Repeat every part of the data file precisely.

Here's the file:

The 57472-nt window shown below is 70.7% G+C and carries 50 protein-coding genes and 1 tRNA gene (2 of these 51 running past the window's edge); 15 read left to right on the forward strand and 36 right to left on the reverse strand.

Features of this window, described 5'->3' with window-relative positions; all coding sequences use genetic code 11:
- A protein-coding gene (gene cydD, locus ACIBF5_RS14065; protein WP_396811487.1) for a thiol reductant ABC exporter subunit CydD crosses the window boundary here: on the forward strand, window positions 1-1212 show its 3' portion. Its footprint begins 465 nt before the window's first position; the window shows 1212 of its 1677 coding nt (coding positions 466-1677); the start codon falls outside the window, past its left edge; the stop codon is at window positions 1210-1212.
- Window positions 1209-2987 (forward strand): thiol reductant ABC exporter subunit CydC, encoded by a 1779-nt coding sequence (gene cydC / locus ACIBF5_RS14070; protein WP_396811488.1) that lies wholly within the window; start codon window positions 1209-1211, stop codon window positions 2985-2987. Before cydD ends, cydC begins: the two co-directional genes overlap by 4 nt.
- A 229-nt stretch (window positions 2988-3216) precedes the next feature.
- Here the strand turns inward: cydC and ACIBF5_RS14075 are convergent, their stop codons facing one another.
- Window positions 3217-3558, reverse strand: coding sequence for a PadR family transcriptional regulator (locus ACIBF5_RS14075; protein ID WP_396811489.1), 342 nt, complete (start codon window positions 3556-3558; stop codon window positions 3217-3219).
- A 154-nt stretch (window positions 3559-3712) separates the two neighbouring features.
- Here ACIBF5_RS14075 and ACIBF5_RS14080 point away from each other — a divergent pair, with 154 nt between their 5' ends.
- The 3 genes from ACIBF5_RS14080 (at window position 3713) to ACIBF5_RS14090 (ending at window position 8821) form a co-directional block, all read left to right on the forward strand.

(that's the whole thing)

The 57472-nt window shown below is 70.7% G+C and carries 50 protein-coding genes and 1 tRNA gene (2 of these 51 running past the window's edge); 15 read left to right on the forward strand and 36 right to left on the reverse strand.

Features of this window, described 5'->3' with window-relative positions; all coding sequences use genetic code 11:
- A protein-coding gene (gene cydD, locus ACIBF5_RS14065; protein WP_396811487.1) for a thiol reductant ABC exporter subunit CydD crosses the window boundary here: on the forward strand, window positions 1-1212 show its 3' portion. Its footprint begins 465 nt before the window's first position; the window shows 1212 of its 1677 coding nt (coding positions 466-1677); the start codon falls outside the window, past its left edge; the stop codon is at window positions 1210-1212.
- Window positions 1209-2987 (forward strand): thiol reductant ABC exporter subunit CydC, encoded by a 1779-nt coding sequence (gene cydC / locus ACIBF5_RS14070; protein WP_396811488.1) that lies wholly within the window; start codon window positions 1209-1211, stop codon window positions 2985-2987. Before cydD ends, cydC begins: the two co-directional genes overlap by 4 nt.
- A 229-nt stretch (window positions 2988-3216) precedes the next feature.
- Here the strand turns inward: cydC and ACIBF5_RS14075 are convergent, their stop codons facing one another.
- Window positions 3217-3558, reverse strand: coding sequence for a PadR family transcriptional regulator (locus ACIBF5_RS14075; protein ID WP_396811489.1), 342 nt, complete (start codon window positions 3556-3558; stop codon window positions 3217-3219).
- A 154-nt stretch (window positions 3559-3712) separates the two neighbouring features.
- Here ACIBF5_RS14075 and ACIBF5_RS14080 point away from each other — a divergent pair, with 154 nt between their 5' ends.
- The 3 genes from ACIBF5_RS14080 (at window position 3713) to ACIBF5_RS14090 (ending at window position 8821) form a co-directional block, all read left to right on the forward strand.